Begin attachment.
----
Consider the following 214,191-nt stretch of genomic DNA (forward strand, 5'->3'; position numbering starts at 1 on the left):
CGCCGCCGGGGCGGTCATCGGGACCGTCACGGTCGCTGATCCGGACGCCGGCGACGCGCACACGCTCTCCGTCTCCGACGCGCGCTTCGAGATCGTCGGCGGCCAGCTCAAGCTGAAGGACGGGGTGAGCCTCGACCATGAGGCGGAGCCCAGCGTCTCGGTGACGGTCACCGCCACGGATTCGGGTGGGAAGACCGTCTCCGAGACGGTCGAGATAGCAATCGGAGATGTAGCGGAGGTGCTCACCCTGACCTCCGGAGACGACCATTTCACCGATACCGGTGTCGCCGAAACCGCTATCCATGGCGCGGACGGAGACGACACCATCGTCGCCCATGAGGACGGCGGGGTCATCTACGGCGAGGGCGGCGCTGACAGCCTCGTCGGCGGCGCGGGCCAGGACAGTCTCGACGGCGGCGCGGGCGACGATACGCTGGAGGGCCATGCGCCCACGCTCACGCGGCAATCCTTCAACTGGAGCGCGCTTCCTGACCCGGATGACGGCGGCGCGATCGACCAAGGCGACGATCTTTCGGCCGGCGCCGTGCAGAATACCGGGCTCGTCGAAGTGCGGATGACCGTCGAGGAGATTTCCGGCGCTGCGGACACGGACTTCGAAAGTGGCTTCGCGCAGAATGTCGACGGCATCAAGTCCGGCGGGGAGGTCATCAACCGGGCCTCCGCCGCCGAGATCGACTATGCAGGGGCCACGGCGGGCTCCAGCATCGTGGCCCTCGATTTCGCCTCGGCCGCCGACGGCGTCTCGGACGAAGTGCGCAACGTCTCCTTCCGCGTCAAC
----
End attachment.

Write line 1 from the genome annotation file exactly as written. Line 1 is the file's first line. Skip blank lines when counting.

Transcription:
Consider the following 214,191-nt stretch of genomic DNA (forward strand, 5'->3'; position numbering starts at 1 on the left):